# 22.5 Fusion  (Page 6/12)

 Page 6 / 12

## Conceptual questions

Why does the fusion of light nuclei into heavier nuclei release energy?

Energy input is required to fuse medium-mass nuclei, such as iron or cobalt, into more massive nuclei. Explain why.

In considering potential fusion reactions, what is the advantage of the reaction ${}^{2}\text{H}+{}^{3}\text{H}\to {}^{4}\text{He}+n$ over the reaction ${}^{2}\text{H}+{}^{2}\text{H}\to {}^{3}\text{He}+n?$

Give reasons justifying the contention made in the text that energy from the fusion reaction ${}^{2}\text{H}+{}^{2}\text{H}\to {}^{4}\text{He}+\gamma$ is relatively difficult to capture and utilize.

## Problems&Exercises

Verify that the total number of nucleons, total charge, and electron family number are conserved for each of the fusion reactions in the proton-proton cycle in

${}^{1}\text{H}+{}^{1}\text{H}\to {}^{2}\text{H}+{e}^{+}+{v}_{\text{e}},$
${}^{1}\text{H}+{}^{2}\text{H}\to {}^{3}\text{He}+\gamma ,$

and

${}^{3}\text{He}+{}^{3}\text{He}\to {}^{4}\text{He}+{}^{1}\text{H}+{}^{1}\text{H}.$

(List the value of each of the conserved quantities before and after each of the reactions.)

(a) $A\text{=1+1=2}$ , $Z\text{=1+1=1+1}$ , $\text{efn}=0=-1+1$

(b) $A\text{=1+2=3}$ , $Z\text{=1+1=2}$ , $\text{efn=0=0}$

(c) $A\text{=3+3=4+1+1}$ , $Z\text{=2+2=2+1+1}$ , $\text{efn=0=0}$

Calculate the energy output in each of the fusion reactions in the proton-proton cycle, and verify the values given in the above summary.

Show that the total energy released in the proton-proton cycle is 26.7 MeV, considering the overall effect in ${}^{1}\text{H}+{}^{1}\text{H}\to {}^{2}\text{H}+{e}^{+}+{v}_{\text{e}}$ , ${}^{1}\text{H}+{}^{2}\text{H}\to {}^{3}\text{He}+\gamma$ , and ${}^{3}\text{He}+{}^{3}\text{He}\to {}^{4}\text{He}+{}^{1}\text{H}+{}^{1}\text{H}$ and being certain to include the annihilation energy.

$\begin{array}{lll}E& =& \left({m}_{\text{i}}-{m}_{\text{f}}\right){c}^{2}\\ & =& \left[4m\left({}^{1}\text{H}\right)-m\left({}^{4}\text{He}\right)\right]{c}^{2}\\ & =& \left[4\left(1.007825\right)-4\text{.}\text{002603}\right]\left(\text{931.5 MeV}\right)\\ & =& \text{26.73 MeV}\end{array}$

Verify by listing the number of nucleons, total charge, and electron family number before and after the cycle that these quantities are conserved in the overall proton-proton cycle in $2{e}^{-}+4{}^{1}\text{H}\to {}^{4}\text{He}+{2v}_{\text{e}}+6\gamma$ .

The energy produced by the fusion of a 1.00-kg mixture of deuterium and tritium was found in Example Calculating Energy and Power from Fusion . Approximately how many kilograms would be required to supply the annual energy use in the United States?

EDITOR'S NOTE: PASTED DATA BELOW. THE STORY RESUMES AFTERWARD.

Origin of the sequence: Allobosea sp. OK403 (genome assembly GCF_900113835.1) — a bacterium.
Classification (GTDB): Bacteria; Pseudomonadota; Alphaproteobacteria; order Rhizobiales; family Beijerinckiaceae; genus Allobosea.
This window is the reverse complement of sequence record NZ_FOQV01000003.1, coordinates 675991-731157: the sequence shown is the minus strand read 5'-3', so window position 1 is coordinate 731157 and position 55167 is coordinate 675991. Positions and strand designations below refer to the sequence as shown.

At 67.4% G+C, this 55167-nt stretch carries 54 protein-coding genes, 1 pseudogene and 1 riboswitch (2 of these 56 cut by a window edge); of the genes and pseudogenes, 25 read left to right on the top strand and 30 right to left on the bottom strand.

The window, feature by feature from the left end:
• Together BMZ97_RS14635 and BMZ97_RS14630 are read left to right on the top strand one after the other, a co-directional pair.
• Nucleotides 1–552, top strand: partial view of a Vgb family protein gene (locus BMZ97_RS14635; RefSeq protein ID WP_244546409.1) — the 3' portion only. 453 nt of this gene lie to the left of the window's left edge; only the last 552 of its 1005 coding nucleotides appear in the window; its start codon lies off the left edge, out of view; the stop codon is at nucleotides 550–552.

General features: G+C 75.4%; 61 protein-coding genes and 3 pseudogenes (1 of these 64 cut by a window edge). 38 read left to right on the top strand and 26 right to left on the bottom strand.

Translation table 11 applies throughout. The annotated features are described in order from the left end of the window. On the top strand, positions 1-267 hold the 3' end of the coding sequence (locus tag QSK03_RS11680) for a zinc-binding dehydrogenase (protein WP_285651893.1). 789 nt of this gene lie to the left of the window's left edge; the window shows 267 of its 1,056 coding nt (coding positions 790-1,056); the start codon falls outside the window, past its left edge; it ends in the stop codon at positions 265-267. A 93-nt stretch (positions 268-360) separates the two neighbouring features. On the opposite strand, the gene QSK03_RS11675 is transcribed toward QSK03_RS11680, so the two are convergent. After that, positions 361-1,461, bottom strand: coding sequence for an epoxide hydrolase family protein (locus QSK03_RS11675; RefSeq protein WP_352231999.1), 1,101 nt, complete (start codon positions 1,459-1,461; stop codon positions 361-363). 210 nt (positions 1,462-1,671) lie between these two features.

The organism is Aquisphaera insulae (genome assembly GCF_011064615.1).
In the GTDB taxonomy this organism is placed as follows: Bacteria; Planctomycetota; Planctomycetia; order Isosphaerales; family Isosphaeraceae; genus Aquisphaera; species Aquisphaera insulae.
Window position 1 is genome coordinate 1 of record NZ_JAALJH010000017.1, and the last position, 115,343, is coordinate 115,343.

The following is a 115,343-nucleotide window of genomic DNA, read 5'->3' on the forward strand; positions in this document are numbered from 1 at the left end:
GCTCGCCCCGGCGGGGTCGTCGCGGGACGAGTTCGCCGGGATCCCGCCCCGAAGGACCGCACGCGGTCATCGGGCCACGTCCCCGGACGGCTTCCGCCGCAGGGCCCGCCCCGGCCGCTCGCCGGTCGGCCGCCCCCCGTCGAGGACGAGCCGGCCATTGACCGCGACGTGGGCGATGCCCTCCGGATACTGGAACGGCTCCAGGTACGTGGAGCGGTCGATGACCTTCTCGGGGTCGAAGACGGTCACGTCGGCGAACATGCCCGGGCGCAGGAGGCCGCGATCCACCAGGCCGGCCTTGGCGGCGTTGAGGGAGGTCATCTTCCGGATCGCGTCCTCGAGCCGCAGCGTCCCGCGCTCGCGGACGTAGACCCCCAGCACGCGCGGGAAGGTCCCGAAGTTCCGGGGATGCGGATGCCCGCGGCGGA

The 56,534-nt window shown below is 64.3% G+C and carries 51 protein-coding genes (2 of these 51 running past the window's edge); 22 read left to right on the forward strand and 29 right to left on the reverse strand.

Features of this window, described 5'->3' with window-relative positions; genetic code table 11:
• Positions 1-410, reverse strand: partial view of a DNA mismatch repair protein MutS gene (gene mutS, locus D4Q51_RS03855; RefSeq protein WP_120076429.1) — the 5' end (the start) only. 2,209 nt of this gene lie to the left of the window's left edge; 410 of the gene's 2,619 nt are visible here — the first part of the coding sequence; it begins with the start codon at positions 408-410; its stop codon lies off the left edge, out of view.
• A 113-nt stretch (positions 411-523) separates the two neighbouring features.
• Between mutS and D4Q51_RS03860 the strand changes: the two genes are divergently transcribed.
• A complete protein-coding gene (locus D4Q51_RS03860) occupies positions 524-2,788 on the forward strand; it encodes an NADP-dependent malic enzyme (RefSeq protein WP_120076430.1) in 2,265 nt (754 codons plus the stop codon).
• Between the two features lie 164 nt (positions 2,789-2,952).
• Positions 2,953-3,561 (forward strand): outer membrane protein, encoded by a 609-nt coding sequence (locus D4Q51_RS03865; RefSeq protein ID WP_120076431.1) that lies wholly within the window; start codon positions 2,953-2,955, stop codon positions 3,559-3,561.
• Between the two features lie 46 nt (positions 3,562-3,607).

$3.12×{\text{10}}^{5}\phantom{\rule{0.25em}{0ex}}\text{kg}$ (about 200 tons)

Tritium is naturally rare, but can be produced by the reaction $n+{}^{2}\text{H}\to {}^{3}\text{H}+\gamma$ . How much energy in MeV is released in this neutron capture?

Two fusion reactions mentioned in the text are

$n+{}^{3}\text{He}\to {}^{4}\text{He}+\gamma$

and

$n+{}^{1}\text{H}\to {}^{2}\text{H}+\gamma$ .

Both reactions release energy, but the second also creates more fuel. Confirm that the energies produced in the reactions are 20.58 and 2.22 MeV, respectively. Comment on which product nuclide is most tightly bound, ${}^{4}\text{He}$ or ${}^{2}\text{H}$ .

$\begin{array}{lll}E& =& \left({m}_{\text{i}}-{m}_{\text{f}}\right){c}^{2}\\ {E}_{1}& =& \left(\text{1.008665}+\text{3.016030}-\text{4.002603}\right)\left(\text{931.5 MeV}\right)\\ & =& \text{20.58 MeV}\\ {E}_{2}& =& \left(1\text{.}\text{008665}+1\text{.}\text{007825}-2\text{.}\text{014102}\right)\left(\text{931.5 MeV}\right)\\ & =& \text{2.224 MeV}\end{array}$

${}^{4}\text{He is more tightly bound, since this reaction gives off more energy per nucleon.}$

(a) Calculate the number of grams of deuterium in an 80,000-L swimming pool, given deuterium is 0.0150% of natural hydrogen.

(b) Find the energy released in joules if this deuterium is fused via the reaction ${}^{2}\text{H}+{}^{2}\text{H}\to {}^{3}\text{He}+n$ .

(c) Could the neutrons be used to create more energy?

(d) Discuss the amount of this type of energy in a swimming pool as compared to that in, say, a gallon of gasoline, also taking into consideration that water is far more abundant.

How many kilograms of water are needed to obtain the 198.8 mol of deuterium, assuming that deuterium is 0.01500% (by number) of natural hydrogen?

$1\text{.}\text{19}×{\text{10}}^{4}\phantom{\rule{0.25em}{0ex}}\text{kg}$